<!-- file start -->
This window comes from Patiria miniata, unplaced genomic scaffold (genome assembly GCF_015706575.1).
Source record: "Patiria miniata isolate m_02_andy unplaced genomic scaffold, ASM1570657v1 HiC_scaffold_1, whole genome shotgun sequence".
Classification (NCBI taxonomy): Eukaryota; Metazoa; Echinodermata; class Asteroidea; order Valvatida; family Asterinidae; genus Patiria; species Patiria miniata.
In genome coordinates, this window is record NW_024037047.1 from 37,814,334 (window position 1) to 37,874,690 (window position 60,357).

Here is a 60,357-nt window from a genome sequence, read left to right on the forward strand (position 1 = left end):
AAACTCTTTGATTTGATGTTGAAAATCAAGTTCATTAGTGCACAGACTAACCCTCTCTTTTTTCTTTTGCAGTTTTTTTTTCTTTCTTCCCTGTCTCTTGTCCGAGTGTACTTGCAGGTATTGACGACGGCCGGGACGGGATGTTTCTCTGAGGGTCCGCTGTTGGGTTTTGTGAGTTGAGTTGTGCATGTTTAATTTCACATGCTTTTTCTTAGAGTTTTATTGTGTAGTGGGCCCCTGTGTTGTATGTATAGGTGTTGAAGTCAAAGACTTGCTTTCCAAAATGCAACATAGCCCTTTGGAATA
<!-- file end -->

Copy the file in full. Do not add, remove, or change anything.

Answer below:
This window comes from Patiria miniata, unplaced genomic scaffold (genome assembly GCF_015706575.1).
Source record: "Patiria miniata isolate m_02_andy unplaced genomic scaffold, ASM1570657v1 HiC_scaffold_1, whole genome shotgun sequence".
Classification (NCBI taxonomy): Eukaryota; Metazoa; Echinodermata; class Asteroidea; order Valvatida; family Asterinidae; genus Patiria; species Patiria miniata.
In genome coordinates, this window is record NW_024037047.1 from 37,814,334 (window position 1) to 37,874,690 (window position 60,357).

Here is a 60,357-nt window from a genome sequence, read left to right on the forward strand (position 1 = left end):
AAACTCTTTGATTTGATGTTGAAAATCAAGTTCATTAGTGCACAGACTAACCCTCTCTTTTTTCTTTTGCAGTTTTTTTTTCTTTCTTCCCTGTCTCTTGTCCGAGTGTACTTGCAGGTATTGACGACGGCCGGGACGGGATGTTTCTCTGAGGGTCCGCTGTTGGGTTTTGTGAGTTGAGTTGTGCATGTTTAATTTCACATGCTTTTTCTTAGAGTTTTATTGTGTAGTGGGCCCCTGTGTTGTATGTATAGGTGTTGAAGTCAAAGACTTGCTTTCCAAAATGCAACATAGCCCTTTGGAATA